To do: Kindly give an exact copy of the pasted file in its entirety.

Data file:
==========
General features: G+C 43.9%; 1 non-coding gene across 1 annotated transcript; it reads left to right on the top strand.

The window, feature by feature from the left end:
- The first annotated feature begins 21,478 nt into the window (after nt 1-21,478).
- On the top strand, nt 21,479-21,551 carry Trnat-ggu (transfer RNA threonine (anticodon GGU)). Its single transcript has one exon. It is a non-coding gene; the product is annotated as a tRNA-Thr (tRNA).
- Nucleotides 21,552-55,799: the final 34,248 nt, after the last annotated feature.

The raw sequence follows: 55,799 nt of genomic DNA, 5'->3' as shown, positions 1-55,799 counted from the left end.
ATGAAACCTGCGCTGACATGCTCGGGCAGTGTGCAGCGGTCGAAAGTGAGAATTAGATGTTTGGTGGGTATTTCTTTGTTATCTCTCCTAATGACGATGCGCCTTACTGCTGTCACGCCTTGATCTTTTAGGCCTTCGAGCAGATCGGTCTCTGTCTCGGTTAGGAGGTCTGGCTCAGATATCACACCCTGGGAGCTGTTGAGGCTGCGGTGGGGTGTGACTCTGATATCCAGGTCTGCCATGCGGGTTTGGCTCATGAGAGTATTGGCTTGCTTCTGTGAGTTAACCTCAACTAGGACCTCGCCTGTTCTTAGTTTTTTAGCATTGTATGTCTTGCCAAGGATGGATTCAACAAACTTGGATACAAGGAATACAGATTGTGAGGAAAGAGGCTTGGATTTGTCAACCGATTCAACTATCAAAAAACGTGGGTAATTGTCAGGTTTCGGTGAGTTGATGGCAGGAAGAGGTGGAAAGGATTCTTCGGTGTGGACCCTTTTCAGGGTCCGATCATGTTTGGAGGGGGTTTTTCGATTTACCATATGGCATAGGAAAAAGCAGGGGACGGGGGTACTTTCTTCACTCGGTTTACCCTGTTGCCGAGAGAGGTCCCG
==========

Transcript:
General features: G+C 43.9%; 1 non-coding gene across 1 annotated transcript; it reads left to right on the top strand.

The window, feature by feature from the left end:
- The first annotated feature begins 21,478 nt into the window (after nt 1-21,478).
- On the top strand, nt 21,479-21,551 carry Trnat-ggu (transfer RNA threonine (anticodon GGU)). Its single transcript has one exon. It is a non-coding gene; the product is annotated as a tRNA-Thr (tRNA).
- Nucleotides 21,552-55,799: the final 34,248 nt, after the last annotated feature.

The raw sequence follows: 55,799 nt of genomic DNA, 5'->3' as shown, positions 1-55,799 counted from the left end.
ATGAAACCTGCGCTGACATGCTCGGGCAGTGTGCAGCGGTCGAAAGTGAGAATTAGATGTTTGGTGGGTATTTCTTTGTTATCTCTCCTAATGACGATGCGCCTTACTGCTGTCACGCCTTGATCTTTTAGGCCTTCGAGCAGATCGGTCTCTGTCTCGGTTAGGAGGTCTGGCTCAGATATCACACCCTGGGAGCTGTTGAGGCTGCGGTGGGGTGTGACTCTGATATCCAGGTCTGCCATGCGGGTTTGGCTCATGAGAGTATTGGCTTGCTTCTGTGAGTTAACCTCAACTAGGACCTCGCCTGTTCTTAGTTTTTTAGCATTGTATGTCTTGCCAAGGATGGATTCAACAAACTTGGATACAAGGAATACAGATTGTGAGGAAAGAGGCTTGGATTTGTCAACCGATTCAACTATCAAAAAACGTGGGTAATTGTCAGGTTTCGGTGAGTTGATGGCAGGAAGAGGTGGAAAGGATTCTTCGGTGTGGACCCTTTTCAGGGTCCGATCATGTTTGGAGGGGGTTTTTCGATTTACCATATGGCATAGGAAAAAGCAGGGGACGGGGGTACTTTCTTCACTCGGTTTACCCTGTTGCCGAGAGAGGTCCCG